Perry objected to Pennsylvania’s electors ahead of the insurrection on January 6, and on Friday, and his spokesperson told Forbes that the Myanmar resolution “is an overt attempt to trap Republicans into condemning the claims of evidence of election fraud in Burma while perpetuating similar claims (in the Democrat’s views) of evidence in US elections.”

Harris issued a statement aimed at immigrants, saying that Congress should address, “COVID positive illegal aliens being dispersed into our communities rather than wasting time on useless resolutions about a foreign country.”

Biggs, the caucus chair, posted a video on Twitter explaining his opposition to the resolution.

In the video, Biggs said the violence resulting from the coup is “tragic.” However, Biggs says that “there is suffering everywhere in the world” and he believes the US “can’t be the military police for the entire world.” He alleged that the resolution was a means to “put our foot in the door in Burma.”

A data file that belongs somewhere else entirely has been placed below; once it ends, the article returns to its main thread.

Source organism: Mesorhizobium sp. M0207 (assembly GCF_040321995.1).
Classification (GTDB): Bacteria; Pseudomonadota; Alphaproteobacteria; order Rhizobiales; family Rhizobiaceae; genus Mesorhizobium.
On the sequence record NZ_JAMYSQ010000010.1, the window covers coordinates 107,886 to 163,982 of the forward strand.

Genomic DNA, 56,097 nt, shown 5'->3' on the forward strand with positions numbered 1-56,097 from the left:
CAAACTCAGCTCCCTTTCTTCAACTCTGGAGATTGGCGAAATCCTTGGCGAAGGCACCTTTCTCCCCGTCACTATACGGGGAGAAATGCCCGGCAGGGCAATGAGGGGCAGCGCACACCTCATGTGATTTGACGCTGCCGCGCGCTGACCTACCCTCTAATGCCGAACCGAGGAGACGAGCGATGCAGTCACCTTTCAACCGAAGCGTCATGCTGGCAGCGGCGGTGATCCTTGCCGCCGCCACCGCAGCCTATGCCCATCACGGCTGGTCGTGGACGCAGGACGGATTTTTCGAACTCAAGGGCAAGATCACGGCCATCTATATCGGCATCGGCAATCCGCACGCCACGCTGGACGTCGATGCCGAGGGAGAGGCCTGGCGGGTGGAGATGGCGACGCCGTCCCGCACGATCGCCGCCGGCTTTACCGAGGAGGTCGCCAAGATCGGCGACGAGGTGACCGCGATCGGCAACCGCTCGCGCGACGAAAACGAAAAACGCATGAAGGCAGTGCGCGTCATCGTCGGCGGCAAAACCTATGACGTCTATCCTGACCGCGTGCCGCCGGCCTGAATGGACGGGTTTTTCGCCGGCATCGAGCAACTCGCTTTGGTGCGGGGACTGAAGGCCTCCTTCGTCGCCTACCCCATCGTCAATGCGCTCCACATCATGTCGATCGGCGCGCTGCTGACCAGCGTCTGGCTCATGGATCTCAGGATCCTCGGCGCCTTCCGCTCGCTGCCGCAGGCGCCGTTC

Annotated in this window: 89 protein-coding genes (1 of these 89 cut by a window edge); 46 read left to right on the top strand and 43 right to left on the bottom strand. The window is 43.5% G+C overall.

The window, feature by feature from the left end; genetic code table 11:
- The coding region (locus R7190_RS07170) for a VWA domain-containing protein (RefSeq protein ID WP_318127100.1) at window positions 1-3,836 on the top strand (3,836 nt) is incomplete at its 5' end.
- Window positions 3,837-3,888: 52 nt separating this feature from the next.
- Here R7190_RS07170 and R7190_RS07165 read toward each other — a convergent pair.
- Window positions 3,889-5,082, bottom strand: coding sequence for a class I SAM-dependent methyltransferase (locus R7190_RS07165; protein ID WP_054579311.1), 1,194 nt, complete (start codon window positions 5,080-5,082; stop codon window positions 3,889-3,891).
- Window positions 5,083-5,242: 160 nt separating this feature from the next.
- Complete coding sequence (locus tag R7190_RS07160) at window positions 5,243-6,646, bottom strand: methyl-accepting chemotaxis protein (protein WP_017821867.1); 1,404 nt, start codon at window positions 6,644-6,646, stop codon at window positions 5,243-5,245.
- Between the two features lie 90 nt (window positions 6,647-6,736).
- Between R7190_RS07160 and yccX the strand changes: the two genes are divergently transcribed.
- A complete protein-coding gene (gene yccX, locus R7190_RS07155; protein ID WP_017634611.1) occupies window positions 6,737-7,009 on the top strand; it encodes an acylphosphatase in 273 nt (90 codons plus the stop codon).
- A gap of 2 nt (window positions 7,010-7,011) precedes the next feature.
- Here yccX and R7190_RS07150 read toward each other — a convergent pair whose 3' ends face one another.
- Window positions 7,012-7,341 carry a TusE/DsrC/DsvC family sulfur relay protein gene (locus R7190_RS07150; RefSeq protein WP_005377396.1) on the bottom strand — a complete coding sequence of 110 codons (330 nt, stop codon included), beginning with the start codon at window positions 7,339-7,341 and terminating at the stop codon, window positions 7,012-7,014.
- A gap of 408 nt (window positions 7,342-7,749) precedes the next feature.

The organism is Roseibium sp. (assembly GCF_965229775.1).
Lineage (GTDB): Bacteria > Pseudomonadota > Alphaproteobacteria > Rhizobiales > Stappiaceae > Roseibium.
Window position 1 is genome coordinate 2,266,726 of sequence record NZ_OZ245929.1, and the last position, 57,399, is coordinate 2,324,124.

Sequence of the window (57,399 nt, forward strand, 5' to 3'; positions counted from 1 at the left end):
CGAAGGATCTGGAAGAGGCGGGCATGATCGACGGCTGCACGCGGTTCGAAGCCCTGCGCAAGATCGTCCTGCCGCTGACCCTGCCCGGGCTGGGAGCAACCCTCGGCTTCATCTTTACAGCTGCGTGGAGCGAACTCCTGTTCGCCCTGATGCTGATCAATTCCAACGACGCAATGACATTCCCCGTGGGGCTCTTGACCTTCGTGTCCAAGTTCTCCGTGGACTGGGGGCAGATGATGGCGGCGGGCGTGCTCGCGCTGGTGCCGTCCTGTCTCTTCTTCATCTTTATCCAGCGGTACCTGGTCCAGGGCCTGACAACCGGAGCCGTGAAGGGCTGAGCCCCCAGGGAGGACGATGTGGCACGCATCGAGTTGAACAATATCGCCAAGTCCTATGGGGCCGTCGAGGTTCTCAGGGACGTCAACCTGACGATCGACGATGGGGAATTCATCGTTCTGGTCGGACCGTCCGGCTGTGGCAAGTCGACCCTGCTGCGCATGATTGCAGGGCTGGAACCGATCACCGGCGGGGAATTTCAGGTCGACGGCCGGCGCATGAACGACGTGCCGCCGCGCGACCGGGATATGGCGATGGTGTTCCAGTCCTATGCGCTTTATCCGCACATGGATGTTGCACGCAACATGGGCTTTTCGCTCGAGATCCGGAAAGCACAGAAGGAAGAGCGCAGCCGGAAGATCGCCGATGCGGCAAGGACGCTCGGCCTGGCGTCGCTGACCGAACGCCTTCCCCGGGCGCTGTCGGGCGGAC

In Myanmar’s November elections, the ruling National League for Democracy won 396 out of 476 seats in Parliament, with the military-affiliated Union Solidarity and Development Party winning 33 seats.

The military, known as the Tatmadaw, claimed that the election was rife with voter fraud – charging 8.6 million instances of “voter irregularities” among a population of 54 million – a claim that was rejected by the country’s election commission, according to the AP.

Top members of the ruling party, including civilian leader Aung San Suu Kyi and President Win Myint, were detained by the military.

Mass protests have followed the coup in Myanmar since early February, and according to the UN, military forces have killed at least 138 protesters since then. The military has also instituted media and internet blackouts.